“So I figured, you know, at my size if I was able to get it, it would be a great dunk and a way to finish it, you know. And actually, funny story is I haven’t made that dunk in like half a year. I tried it in practice the past two days and tried it this morning, didn’t make it. Tried it last night, didn’t make it… But to be able to make it was why I was so excited.”

Earlier in the night, Mitchell had done another tribute worn a Darrell Griffith jersey — Utah’s Dr. Dunkenstien, who went to Louisville like Mitchell — for an off-the-side-of-the-backboard jumping over Kevin Hart dunk.

“You know, just knowing your history, I think, is the biggest thing,” Mitchell said of the throwbacks. “Just understanding where this game originated, I guess the OGs of the game, I guess you would call it. But just understanding. Even if it’s just dunking. Whether it’s dunking in the NBA in general, Darrell Griffith, we went to the same school in college. I know Darrell very well. Both got drafted by the Jazz, and he was an incredible player. To be able to pay homage to him meant a lot to me.”

For my money, Nance had the dunk of the night, his first in the Finals, a double off-the-backboard throwdown that you had to see on replay to get (it wasn’t as evident in the building what he had done until it was re-shown on the big screen).

It was a fun contest all night long.

Mitchell (the leader in the Rookie of the Year race) started it off brilliantly — he brought out a second backboard, and did a self-alley-oop off one to the other.

Larry Nance Jr. did his tribute to his father with his first dunk, and on his second one came from behind the backboard, going around the world, and threw it down hard. That got him into the Finals.

Oladipo missed all three of his dunks in the first round, which almost doomed his night. He, however, did a dunk wearing the Black Panther mask for his second dunk, which impressed.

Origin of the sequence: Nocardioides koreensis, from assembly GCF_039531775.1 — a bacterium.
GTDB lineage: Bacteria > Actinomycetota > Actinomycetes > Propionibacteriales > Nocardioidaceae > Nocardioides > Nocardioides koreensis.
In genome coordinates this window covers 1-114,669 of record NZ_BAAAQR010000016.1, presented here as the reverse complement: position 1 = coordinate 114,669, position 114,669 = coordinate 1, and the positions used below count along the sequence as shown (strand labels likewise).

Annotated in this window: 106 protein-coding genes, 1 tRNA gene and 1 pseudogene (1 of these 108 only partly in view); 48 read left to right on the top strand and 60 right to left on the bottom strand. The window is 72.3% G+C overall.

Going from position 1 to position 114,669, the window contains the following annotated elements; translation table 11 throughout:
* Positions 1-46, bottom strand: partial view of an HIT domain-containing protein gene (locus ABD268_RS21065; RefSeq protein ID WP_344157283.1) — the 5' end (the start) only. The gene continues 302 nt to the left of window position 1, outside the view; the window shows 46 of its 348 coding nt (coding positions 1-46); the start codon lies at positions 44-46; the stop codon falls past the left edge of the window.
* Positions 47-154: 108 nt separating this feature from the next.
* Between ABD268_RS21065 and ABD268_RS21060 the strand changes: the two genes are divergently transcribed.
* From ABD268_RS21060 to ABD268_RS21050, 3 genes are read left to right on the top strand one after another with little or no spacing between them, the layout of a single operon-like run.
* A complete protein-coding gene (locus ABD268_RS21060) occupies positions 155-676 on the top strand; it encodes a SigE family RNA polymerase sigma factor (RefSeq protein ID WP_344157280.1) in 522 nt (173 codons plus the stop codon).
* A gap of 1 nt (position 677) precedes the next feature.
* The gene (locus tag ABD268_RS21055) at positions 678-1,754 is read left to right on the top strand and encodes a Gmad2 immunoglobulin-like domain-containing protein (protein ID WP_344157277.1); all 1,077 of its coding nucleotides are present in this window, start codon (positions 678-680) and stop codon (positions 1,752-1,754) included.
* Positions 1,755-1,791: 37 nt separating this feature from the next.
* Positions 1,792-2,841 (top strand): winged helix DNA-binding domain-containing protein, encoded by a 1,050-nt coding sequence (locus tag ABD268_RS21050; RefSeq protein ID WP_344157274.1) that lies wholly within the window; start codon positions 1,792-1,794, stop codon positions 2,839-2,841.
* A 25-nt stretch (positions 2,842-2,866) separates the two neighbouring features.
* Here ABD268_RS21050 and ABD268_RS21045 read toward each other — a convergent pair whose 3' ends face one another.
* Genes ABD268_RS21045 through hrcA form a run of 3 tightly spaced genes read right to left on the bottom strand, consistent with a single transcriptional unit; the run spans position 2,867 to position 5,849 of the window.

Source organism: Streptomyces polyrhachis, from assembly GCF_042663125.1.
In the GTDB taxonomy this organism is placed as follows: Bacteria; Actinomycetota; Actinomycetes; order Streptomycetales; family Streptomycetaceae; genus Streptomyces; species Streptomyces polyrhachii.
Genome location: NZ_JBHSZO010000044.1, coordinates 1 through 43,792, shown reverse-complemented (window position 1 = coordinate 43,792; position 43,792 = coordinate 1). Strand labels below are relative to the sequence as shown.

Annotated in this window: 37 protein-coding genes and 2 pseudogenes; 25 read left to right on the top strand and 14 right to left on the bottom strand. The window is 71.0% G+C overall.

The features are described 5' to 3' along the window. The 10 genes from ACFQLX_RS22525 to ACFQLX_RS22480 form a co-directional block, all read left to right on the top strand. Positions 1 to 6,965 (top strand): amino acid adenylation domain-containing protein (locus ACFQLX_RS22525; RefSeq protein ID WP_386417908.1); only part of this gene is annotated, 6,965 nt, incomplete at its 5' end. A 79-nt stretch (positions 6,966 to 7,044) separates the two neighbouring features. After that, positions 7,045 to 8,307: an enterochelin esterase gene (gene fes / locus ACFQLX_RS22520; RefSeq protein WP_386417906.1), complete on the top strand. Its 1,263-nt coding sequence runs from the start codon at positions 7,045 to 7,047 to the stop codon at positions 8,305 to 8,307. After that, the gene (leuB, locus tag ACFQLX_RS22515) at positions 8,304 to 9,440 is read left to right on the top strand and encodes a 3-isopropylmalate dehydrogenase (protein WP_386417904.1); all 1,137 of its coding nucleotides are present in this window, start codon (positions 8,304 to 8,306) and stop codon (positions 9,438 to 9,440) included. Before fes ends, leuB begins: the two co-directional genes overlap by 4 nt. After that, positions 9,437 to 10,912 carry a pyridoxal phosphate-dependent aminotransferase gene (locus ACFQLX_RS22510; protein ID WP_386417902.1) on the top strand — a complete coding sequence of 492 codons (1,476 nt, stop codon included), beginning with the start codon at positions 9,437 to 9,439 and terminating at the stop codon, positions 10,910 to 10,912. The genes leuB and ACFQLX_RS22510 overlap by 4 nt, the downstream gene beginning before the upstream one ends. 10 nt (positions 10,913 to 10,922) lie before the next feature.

Mitchell said he wanted to beat Dennis Smith Jr. because the Mavericks’ point guard had beaten him in dunk contests for years. Smith had one monster dunk, when he went between the legs and threw it down hard and got the full 50. It just wasn’t enough to get Smith to the Finals.

Nance started off the final round by bringing out his father again to throw an alley-oop to a windmill. Mitchell responded with a self-alley-oop to a windmill that was flat-out wicked. That got Mitchell a 50-46 lead after one round of the Finals.

Then Mitchell went to Vince Carter and “it was over.”

Larry Nance Jr. throws alley-oop to himself, throws alley-oop to himself (video)

Leave a comment

LOS ANGELES — Cavaliers forward Larry Nance Jr. immediately motioned for the replay to be shown of this dunk. It was necessary to properly appreciate it.

Best dunk of the night.

Donovan Mitchell won the dunk contest, though.

Larry Nance Jr. plays tribute to father — rock-the-cradle dunk in Suns uniform

Associated Press
1 Comment

LOS ANGELES — Back in 1984, high-flying Larry Nance Sr. won the first NBA All-Star Dunk Contest with this set of dunks — most famously a rock-the-cradle move.

Larry Nance Jr. came into the 2018 Dunk Contest and went nostalgic — all the way back to the Suns’ throwback uniform and the same dunk.

That and a good second dunk got him into the Dunk Contest finals. In that round, Nance Sr. threw an alley-oop to his son for the windmill.

Donovan Mitchell throws alley-oop to himself – off second backboard (video)

Leave a comment

LOS ANGELES – Jazz guard Donovan Mitchell set a high standard with the first slam of the 2018 dunk contest.

Very creative. Very well-executed.

Looks like all that preparation paid off.